Today you will need to work alongside your child. She is going to learn the Binomial Theorem and the best way for her to learn it is to be shown how the relationship is derived in brief form.
Download Lesson 132 of Doodles Do Algebra HERE
So walk her through the process of raising “x+y” and “x-y” to the first, second, third, fourth, and fifth powers, side by side each other. I have outlined these on today’s worksheet. The important part is for her to understand how you get from one power to the next and follow through the process.
Then when you have finished going through it with her, read over the three parts of the pattern summarized at the bottom of the worksheet (these are basically the parts of the Binomial Theorem as discovered by Sir Isaac Newton)
The first point she needs to take away is the pattern of decreasing exponents in the x quantity and increasing exponents in the y quantity for each term.
Then she needs to look at the coefficients of the terms and how they change from power to power. The best way to show her the relationship is to write out the coefficients by reading them off for the first 5 powers as written on the worksheet onto another sheet of paper. You can explain that this is called Pascal’s Triangle.
This is what the triangle should look like:
1 2 1
1 3 3 1
1 4 6 4 1
1 5 10 10 5 1
Now just sit and look at it for a while with your child. Ask her if she sees any patterns. Point out, unless she finds it, that the “outsides” of the triangle are ones. Then you can show her that the inside numbers come by adding the two numbers above them. So the 2 in the second row comes from adding the two 1’s above. and the 3 in the third row comes from adding the 1 and the 2 above it, and the 6 in the middle of the fourth row comes from adding the two threes above that. At this point a little light bulb should come on in your child’s eyes. My boys squealed when he realized the relationship and the implication that knowing this pattern and the first rule about decreasing and increasing exponents, you can raise the sum or difference of two quantities to any power you like without doing any math – you just write down the answer. Now, if your child gets confused by the whole exercise and becomes frustrated, not to worry. If your child is dyslexic, you may find the opposite reaction and end up with a very frustrated and confused child on your hands. If that happens, tell her that she should not worry about it and move on. From experience, I have found that children like this will come back to the concept in time and it will make sense for them. Just don’t push it if they are not ready yet.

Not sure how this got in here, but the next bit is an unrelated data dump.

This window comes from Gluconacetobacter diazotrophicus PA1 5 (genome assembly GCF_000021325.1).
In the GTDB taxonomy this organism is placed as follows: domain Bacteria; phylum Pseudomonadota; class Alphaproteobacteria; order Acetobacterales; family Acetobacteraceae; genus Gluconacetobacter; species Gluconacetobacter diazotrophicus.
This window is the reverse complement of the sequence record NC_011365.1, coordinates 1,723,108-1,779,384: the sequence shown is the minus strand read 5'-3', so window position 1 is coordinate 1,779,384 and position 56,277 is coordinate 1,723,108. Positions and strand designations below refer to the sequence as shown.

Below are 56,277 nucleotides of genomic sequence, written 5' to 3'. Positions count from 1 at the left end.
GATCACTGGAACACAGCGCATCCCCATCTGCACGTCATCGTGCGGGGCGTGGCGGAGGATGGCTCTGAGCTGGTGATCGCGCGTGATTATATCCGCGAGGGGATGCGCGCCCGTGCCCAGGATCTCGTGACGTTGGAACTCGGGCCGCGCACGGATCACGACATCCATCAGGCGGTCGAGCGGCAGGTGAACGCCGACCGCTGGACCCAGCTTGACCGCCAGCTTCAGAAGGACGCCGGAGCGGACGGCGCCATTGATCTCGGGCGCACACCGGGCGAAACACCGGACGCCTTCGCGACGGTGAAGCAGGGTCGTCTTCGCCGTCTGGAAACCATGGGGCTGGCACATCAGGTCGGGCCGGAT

The last of the patterns to look at is the difference between raising “x+y” to a power and “x-y” to the same power. For the latter case your child can discover by looking at the worksheet that the sign of each term in the final answer alternates: first term positive, second term negative, third term posititve, fourth term negative, and so on.
Once your child understands all these concepts, and if she has the attention span to continue, you can finish up by writing on a blank piece of paper:
Now, given the worksheet and Pascal’s Triangle and the patterns you discovered together, ask her if she can try writing out the answer. If she stumbles, start her out and, supporting her along the way, write out the answer and talk through the reasoning of choosing coefficients and exponents as we discussed above.
The answer is
Today your child learns to raise fractions to a power. How do you square a fraction? You square the top of the fraction (numerator) and then you also square the bottom of the fraction (denominator). This is really very easy and in a way is additional practice of the concepts learned over the last few lessons about powers.
Download Lesson 131 HERE
Yesterday your child learned to raise a polynomial to a power, and today he learns to raise a polynomial to a power. It is essentially the same, only he will need to use the distributive property (what we call hippo hopping) to do the multiplication of the terms.